US eases ban on Chinese carriers

By Alfred Chua - FlightGlobal

5G buffer zones will be implemented at 50 US airports. Photo: Shutterstock

The US Department of Transportation (DOT) has backed down from an earlier ban on Chinese carriers, allowing them to fly up to four weekly flights between Mainland China and the US. 

The move comes after the Civil Aviation Administration of China (CAAC) eased international flight restrictions further on 8 June, allowing more carriers — including those from the US — to operate flights into the country. 

A DOT notice on 15 June says it was notified that US carriers have been approved to fly four weekly flights to Mainland China, and will reciprocate by allowing Chinese airlines to fly four weekly flights between the two countries. 

“We welcome this action by the Chinese government, as an important first step to fully restore air travel,” it states. 

The DOT adds that it will “continue to press for the full restoration of passenger air travel between the United States and China, in part to allow for the repatriation of Chinese students who have been unable to fly home due to the shortage of flights”.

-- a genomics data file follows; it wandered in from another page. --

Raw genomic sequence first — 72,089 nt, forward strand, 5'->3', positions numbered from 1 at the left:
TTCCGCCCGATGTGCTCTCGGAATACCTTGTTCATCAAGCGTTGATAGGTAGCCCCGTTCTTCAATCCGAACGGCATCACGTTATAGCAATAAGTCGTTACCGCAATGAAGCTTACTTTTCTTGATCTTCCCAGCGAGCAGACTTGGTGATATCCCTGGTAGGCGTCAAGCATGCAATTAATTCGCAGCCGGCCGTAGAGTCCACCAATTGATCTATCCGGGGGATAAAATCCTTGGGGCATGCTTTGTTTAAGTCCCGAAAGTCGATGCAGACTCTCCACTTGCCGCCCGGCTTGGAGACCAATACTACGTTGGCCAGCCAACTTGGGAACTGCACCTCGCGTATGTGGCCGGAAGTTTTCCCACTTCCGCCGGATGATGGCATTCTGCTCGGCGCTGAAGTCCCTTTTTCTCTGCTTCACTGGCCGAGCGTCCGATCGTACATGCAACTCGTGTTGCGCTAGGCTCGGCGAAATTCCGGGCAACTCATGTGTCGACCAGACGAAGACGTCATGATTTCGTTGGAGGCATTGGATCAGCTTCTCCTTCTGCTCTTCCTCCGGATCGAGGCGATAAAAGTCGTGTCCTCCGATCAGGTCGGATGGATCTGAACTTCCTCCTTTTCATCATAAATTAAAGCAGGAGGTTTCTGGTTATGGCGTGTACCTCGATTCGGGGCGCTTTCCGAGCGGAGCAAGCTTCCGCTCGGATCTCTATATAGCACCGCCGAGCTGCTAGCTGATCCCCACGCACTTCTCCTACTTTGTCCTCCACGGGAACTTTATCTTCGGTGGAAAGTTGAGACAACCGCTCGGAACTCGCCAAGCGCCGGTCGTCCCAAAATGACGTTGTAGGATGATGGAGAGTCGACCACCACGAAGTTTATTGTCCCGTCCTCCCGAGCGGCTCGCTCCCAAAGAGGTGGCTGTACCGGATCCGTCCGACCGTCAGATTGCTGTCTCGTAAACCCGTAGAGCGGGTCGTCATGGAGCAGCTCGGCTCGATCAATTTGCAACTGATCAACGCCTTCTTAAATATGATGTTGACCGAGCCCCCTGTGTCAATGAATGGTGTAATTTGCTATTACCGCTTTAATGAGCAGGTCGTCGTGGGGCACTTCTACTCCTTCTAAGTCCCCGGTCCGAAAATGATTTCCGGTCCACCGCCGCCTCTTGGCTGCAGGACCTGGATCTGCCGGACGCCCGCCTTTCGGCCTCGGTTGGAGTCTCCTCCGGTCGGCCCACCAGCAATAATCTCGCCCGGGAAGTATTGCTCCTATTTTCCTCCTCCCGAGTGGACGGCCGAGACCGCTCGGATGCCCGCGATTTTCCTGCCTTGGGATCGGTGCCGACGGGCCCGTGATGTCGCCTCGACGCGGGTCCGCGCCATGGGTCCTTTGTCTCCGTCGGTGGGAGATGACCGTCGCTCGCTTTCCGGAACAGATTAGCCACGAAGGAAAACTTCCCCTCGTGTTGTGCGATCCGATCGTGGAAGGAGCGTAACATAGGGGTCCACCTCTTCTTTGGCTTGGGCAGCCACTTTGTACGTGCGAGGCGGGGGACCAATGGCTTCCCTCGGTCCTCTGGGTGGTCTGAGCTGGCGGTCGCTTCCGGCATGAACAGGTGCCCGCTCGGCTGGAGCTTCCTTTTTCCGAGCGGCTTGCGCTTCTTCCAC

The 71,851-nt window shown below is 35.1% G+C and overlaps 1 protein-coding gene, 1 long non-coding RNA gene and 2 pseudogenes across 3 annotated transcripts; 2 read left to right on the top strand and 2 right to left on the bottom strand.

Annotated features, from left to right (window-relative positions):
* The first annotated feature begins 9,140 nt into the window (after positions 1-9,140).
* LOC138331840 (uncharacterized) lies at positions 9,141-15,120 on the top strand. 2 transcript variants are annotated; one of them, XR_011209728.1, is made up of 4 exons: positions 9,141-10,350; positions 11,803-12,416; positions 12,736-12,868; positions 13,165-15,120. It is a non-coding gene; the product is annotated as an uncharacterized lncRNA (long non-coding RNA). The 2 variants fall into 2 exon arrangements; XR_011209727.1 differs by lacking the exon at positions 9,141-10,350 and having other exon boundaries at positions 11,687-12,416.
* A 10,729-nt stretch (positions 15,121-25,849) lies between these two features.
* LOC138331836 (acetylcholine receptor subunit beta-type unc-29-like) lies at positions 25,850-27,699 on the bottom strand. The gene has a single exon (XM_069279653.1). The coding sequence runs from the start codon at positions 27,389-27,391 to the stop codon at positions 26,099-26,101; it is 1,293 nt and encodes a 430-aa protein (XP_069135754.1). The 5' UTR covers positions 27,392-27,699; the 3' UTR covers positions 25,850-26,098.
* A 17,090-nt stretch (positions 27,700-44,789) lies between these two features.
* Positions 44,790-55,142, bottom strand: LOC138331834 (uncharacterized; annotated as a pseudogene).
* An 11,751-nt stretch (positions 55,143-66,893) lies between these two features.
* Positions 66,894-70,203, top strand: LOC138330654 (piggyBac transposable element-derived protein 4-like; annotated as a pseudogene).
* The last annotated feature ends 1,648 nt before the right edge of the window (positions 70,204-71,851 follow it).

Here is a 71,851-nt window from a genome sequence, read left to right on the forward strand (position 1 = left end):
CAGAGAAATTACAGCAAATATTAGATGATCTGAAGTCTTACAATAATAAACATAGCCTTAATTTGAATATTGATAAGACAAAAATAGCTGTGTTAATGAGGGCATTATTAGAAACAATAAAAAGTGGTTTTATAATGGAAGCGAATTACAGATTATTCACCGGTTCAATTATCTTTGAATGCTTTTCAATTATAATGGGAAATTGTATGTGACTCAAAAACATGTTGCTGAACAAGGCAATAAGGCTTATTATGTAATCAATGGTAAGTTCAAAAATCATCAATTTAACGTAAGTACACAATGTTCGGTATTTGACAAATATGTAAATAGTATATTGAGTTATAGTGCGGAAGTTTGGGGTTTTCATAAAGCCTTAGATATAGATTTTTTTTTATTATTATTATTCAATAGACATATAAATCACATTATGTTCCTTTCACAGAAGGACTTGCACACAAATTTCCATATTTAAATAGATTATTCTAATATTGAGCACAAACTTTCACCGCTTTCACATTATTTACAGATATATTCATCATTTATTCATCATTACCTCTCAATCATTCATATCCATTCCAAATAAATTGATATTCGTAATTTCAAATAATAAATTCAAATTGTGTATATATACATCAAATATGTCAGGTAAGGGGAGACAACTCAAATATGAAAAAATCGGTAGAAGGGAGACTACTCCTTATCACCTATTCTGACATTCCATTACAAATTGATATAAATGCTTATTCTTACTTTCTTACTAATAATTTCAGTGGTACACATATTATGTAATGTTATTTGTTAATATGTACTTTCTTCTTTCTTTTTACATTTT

The department first annnounced the ban — to have kicked in on June 16 — in retaliation for a Chinese order that US officials say effectively prohibits US airlines from resuming China flights.

In May, Delta Air Lines and United Airlines applied to the CAAC for authority to resume numerous passenger flights between the countries, after suspending their routes due to the coronavirus outbreak. However, the CAAC denied their requests.

China restricted the number of international flights into the country in March, in a bid to stem the number of imported coronavirus cases. Its order in March also also prohibited carriers from adding more capacity than they had in schedules on 12 March – a date on which US airlines had no China flights.

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